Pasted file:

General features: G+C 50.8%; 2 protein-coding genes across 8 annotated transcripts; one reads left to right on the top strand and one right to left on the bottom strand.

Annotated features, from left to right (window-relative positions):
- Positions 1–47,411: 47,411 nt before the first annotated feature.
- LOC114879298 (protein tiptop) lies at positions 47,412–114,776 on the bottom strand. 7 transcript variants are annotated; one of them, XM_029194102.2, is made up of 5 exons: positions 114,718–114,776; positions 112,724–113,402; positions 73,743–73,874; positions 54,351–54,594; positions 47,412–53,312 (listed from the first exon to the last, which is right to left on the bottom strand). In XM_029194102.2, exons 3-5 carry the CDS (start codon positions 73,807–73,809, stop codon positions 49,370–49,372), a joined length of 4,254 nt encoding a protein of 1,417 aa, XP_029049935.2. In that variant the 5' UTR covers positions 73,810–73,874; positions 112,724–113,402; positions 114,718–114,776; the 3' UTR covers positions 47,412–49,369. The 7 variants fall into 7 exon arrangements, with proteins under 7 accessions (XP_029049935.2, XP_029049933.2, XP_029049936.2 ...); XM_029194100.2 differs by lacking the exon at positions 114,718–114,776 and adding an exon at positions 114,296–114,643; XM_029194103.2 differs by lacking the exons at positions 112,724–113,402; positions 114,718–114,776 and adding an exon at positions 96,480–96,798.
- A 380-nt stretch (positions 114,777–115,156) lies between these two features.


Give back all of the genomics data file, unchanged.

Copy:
General features: G+C 50.8%; 2 protein-coding genes across 8 annotated transcripts; one reads left to right on the top strand and one right to left on the bottom strand.

Annotated features, from left to right (window-relative positions):
- Positions 1–47,411: 47,411 nt before the first annotated feature.
- LOC114879298 (protein tiptop) lies at positions 47,412–114,776 on the bottom strand. 7 transcript variants are annotated; one of them, XM_029194102.2, is made up of 5 exons: positions 114,718–114,776; positions 112,724–113,402; positions 73,743–73,874; positions 54,351–54,594; positions 47,412–53,312 (listed from the first exon to the last, which is right to left on the bottom strand). In XM_029194102.2, exons 3-5 carry the CDS (start codon positions 73,807–73,809, stop codon positions 49,370–49,372), a joined length of 4,254 nt encoding a protein of 1,417 aa, XP_029049935.2. In that variant the 5' UTR covers positions 73,810–73,874; positions 112,724–113,402; positions 114,718–114,776; the 3' UTR covers positions 47,412–49,369. The 7 variants fall into 7 exon arrangements, with proteins under 7 accessions (XP_029049935.2, XP_029049933.2, XP_029049936.2 ...); XM_029194100.2 differs by lacking the exon at positions 114,718–114,776 and adding an exon at positions 114,296–114,643; XM_029194103.2 differs by lacking the exons at positions 112,724–113,402; positions 114,718–114,776 and adding an exon at positions 96,480–96,798.
- A 380-nt stretch (positions 114,777–115,156) lies between these two features.